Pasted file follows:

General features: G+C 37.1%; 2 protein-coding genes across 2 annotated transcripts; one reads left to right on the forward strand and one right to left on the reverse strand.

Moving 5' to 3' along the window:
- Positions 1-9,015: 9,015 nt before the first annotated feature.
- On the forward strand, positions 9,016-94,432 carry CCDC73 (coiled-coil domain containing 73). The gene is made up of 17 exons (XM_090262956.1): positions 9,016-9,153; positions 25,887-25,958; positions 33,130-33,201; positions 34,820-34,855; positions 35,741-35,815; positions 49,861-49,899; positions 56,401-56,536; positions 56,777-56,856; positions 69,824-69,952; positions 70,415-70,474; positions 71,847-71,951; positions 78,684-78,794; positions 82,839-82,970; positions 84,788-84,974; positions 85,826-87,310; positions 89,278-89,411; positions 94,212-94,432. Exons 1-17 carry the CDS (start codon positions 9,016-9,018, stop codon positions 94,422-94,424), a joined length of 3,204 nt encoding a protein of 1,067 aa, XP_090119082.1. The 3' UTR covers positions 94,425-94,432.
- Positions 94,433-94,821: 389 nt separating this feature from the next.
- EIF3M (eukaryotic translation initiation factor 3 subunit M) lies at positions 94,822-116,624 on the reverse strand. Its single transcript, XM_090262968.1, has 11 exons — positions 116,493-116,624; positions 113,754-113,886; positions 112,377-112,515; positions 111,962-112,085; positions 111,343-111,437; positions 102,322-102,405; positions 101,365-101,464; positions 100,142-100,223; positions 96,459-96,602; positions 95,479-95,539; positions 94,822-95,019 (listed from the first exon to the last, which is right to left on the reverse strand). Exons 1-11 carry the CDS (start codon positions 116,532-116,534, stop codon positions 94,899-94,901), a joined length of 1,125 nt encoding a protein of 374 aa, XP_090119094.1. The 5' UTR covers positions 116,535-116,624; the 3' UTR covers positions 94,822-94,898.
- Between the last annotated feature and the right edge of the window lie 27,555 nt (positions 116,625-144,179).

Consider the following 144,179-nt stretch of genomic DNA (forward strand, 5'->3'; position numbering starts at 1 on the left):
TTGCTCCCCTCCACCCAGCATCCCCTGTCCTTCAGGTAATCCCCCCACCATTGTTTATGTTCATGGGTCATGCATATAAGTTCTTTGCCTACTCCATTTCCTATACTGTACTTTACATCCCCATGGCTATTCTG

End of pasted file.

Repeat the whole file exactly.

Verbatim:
General features: G+C 37.1%; 2 protein-coding genes across 2 annotated transcripts; one reads left to right on the forward strand and one right to left on the reverse strand.

Moving 5' to 3' along the window:
- Positions 1-9,015: 9,015 nt before the first annotated feature.
- On the forward strand, positions 9,016-94,432 carry CCDC73 (coiled-coil domain containing 73). The gene is made up of 17 exons (XM_090262956.1): positions 9,016-9,153; positions 25,887-25,958; positions 33,130-33,201; positions 34,820-34,855; positions 35,741-35,815; positions 49,861-49,899; positions 56,401-56,536; positions 56,777-56,856; positions 69,824-69,952; positions 70,415-70,474; positions 71,847-71,951; positions 78,684-78,794; positions 82,839-82,970; positions 84,788-84,974; positions 85,826-87,310; positions 89,278-89,411; positions 94,212-94,432. Exons 1-17 carry the CDS (start codon positions 9,016-9,018, stop codon positions 94,422-94,424), a joined length of 3,204 nt encoding a protein of 1,067 aa, XP_090119082.1. The 3' UTR covers positions 94,425-94,432.
- Positions 94,433-94,821: 389 nt separating this feature from the next.
- EIF3M (eukaryotic translation initiation factor 3 subunit M) lies at positions 94,822-116,624 on the reverse strand. Its single transcript, XM_090262968.1, has 11 exons — positions 116,493-116,624; positions 113,754-113,886; positions 112,377-112,515; positions 111,962-112,085; positions 111,343-111,437; positions 102,322-102,405; positions 101,365-101,464; positions 100,142-100,223; positions 96,459-96,602; positions 95,479-95,539; positions 94,822-95,019 (listed from the first exon to the last, which is right to left on the reverse strand). Exons 1-11 carry the CDS (start codon positions 116,532-116,534, stop codon positions 94,899-94,901), a joined length of 1,125 nt encoding a protein of 374 aa, XP_090119094.1. The 5' UTR covers positions 116,535-116,624; the 3' UTR covers positions 94,822-94,898.
- Between the last annotated feature and the right edge of the window lie 27,555 nt (positions 116,625-144,179).

Consider the following 144,179-nt stretch of genomic DNA (forward strand, 5'->3'; position numbering starts at 1 on the left):
TTGCTCCCCTCCACCCAGCATCCCCTGTCCTTCAGGTAATCCCCCCACCATTGTTTATGTTCATGGGTCATGCATATAAGTTCTTTGCCTACTCCATTTCCTATACTGTACTTTACATCCCCATGGCTATTCTG